College Planning

Hopefully, as your child/grandchild graduates from high school and organizes the next step, they have embraced the steps to financial development. College presents many heavy and complicated financial decisions. The ability to reduce college debt through savings and scholarships are steps that should have been in the works for years. Take time to talk through all of it with your kids. Help your young adult find extra funds towards the frightening college invoice.


Do you know a graduating senior?  Can they use extra funds to help with college expenses?

Redwood Financial Network is accepting applications for their 7th annual $1,000 Scholarship.

This non-need-based scholarship is open to any graduating high school senior who has intentions of attending college in the Fall of 2021. Candidates will be judged based on academics and an approximate 500-word essay answering the question, “What does financial responsibility mean to you?”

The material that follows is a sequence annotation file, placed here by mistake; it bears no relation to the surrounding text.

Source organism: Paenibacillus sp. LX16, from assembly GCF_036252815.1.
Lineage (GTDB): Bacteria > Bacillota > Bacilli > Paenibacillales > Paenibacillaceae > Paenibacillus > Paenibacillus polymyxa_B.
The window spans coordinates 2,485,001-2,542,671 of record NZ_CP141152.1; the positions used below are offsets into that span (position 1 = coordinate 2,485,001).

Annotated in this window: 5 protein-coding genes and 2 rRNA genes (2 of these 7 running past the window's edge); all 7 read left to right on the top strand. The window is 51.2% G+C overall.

The deadline for the application and essay is April 30th, 2021.  To see the specifics of what needs to be submitted and check out past winners, go to http://www.redwoodfn.com/scholarship

Don’t forget, scan the QR Code in the Ad for the Signature Life virtual page.

What are we hearing?

With the beginning of March and Spring around the corner, our clients are focused on taxes. This is the month our wealth management team hears most frequently from our clients. Their main concern usually revolves around their tax situation.  Specifically, how to minimize their taxes.  We assist in devising, implementing, and maintaining tax strategies to build endurance in their family’s financial wellness plans.

While some tax strategies must be implemented before December 31, there are steps you can still take now, before your tax filing, to impact your 2020 taxes.